The Center for Autism in Maryville announced this week that it would be closing permanently at the end of the state’s fiscal year without a budget plan.
Republican Gov. Bruce Rauner and the Democratic-controlled Legislature have been unable to come to an agreement on a spending plan for the fiscal year that ended Thursday. Lawmakers adopted a partial-year budget plan to keep government operating for six months and schools funded for a full year.
That plan will not help the autism center, located at 2730 N. Center St., Maryville, though. It closed its doors on Thursday.
The center is a program of UCP Heartland, a nonprofit organization that aids people with cerebral palsy and other disabilities. During the Illinois budget impasse, UCP Heartland provided more than $150,000 out of its financial reserves for the center’s operating costs, according to a statement from Richard Forkosh, president and CEO of UCP Heartland, and Amanda Marti, formerly the autism center’s director.
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Forkosh and Marti stated that the board of directors voted to close the center because of a “lack of progress in locating ongoing funding.”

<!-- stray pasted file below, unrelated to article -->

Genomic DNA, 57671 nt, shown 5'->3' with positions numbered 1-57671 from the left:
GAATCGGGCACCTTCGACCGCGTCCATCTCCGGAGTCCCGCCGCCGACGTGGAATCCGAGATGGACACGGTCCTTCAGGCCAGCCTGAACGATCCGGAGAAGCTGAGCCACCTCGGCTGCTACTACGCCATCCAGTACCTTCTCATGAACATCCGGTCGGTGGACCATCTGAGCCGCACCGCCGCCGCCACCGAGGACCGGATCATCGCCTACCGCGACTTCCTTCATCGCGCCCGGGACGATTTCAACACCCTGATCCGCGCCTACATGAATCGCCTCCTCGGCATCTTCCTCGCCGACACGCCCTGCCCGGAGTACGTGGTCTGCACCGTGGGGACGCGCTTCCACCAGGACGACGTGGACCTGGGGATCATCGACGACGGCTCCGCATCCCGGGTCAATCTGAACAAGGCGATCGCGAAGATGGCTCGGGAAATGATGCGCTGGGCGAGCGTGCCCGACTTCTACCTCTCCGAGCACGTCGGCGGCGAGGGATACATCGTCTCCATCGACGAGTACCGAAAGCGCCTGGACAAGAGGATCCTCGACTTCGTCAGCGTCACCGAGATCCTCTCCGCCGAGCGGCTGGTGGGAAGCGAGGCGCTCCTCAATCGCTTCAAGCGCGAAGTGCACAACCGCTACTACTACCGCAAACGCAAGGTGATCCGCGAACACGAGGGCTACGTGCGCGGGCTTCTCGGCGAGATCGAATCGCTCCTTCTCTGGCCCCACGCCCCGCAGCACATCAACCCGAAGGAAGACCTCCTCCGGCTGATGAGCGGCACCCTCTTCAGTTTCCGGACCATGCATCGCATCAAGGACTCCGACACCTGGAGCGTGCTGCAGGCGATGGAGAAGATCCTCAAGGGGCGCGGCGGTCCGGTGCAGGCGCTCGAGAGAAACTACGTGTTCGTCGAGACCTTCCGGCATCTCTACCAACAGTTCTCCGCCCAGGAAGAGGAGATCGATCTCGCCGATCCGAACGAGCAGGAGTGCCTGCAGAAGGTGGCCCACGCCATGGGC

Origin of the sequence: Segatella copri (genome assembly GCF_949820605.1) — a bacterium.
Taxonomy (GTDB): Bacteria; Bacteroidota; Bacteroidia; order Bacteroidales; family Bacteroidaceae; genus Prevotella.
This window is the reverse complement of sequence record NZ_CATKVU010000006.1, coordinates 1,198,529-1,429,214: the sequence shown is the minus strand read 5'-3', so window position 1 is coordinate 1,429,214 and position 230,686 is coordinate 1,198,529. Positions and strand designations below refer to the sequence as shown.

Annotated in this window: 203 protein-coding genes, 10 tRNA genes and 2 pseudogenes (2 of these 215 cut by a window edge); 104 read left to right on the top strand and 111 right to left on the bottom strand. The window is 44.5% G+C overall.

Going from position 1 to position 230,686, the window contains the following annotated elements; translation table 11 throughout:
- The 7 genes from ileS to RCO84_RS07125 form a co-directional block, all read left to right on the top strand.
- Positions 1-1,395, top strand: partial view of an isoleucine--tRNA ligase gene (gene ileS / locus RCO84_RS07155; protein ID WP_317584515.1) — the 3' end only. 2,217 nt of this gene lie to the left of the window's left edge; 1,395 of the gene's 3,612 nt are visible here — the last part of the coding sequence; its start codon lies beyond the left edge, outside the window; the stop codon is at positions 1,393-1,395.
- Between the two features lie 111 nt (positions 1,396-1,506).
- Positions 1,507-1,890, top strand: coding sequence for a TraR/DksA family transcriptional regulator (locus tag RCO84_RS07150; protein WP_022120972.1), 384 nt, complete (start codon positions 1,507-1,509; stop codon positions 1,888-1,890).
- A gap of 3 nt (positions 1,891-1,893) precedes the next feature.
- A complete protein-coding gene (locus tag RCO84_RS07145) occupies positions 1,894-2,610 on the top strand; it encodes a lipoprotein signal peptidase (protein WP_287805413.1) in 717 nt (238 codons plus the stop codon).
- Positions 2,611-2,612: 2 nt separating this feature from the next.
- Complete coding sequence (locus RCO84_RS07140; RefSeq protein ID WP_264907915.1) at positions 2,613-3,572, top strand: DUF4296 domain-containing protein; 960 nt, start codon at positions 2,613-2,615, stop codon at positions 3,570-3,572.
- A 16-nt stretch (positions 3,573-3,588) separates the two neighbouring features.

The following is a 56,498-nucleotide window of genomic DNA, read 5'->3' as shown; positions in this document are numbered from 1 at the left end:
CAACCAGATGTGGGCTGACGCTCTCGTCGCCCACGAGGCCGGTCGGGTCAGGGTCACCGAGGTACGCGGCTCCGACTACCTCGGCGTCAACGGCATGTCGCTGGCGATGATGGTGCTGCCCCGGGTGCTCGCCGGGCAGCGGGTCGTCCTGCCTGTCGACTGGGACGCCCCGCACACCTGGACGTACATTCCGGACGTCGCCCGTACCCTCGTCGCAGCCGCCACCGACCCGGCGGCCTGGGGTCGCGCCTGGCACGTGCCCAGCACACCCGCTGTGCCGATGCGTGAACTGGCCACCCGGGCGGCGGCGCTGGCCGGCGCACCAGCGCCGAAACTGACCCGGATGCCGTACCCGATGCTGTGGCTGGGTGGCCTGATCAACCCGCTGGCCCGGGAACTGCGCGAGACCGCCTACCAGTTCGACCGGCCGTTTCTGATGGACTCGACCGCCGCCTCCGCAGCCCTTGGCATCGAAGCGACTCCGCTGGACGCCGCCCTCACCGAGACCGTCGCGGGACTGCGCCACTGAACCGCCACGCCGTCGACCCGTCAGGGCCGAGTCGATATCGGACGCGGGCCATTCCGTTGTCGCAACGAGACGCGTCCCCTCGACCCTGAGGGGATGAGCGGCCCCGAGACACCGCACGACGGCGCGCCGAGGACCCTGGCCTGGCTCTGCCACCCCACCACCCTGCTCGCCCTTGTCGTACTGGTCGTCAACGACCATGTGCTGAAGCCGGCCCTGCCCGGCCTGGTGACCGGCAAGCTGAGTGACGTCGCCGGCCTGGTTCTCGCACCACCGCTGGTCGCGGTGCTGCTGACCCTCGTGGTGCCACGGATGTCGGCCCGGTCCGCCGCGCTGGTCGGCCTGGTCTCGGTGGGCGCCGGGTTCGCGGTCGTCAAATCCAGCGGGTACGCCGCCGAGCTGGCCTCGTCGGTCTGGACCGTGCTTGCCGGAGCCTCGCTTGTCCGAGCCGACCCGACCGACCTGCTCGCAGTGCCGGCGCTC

The center offered a variety of services, including screenings to check for signs that a child may have developmental delays, groups to enhance adaptive social skills for children with autism and Asperger’s Syndrome and more.
“We have been blessed to work with many wonderful families,” Forkosh and Marti wrote in the statement.
Homeless shelter raising funds to stay open
In Granite City, a homeless shelter for women and children is facing closure if it is unable to raise $100,000 by the end of August, according to executive director Janice Donaldson.
Donaldson said Thursday the shelter had raised about $20,000 so far.
The Good Samaritan House, 1825 Delmar Blvd., was supporting itself without state funding during the budget impasse by “getting very skinny,” Donaldson stated in a news release.
But the agency’s annual revenue shrunk by 42 percent when a U.S. Department of Housing and Urban Development grant was not renewed this year.
Board President Mark Donavon called the loss of funding “very unexpected.”
“Without the immediate support and partnership of the St. Louis community, we will be unable to remain open and continue to serve the needs of homeless women and children as we have done continuously since 1998,” he stated in the release.
Donaldson said there are not many places left that can house the metro-east’s homeless.
“This is going to be a tragedy if we have to close,” she said.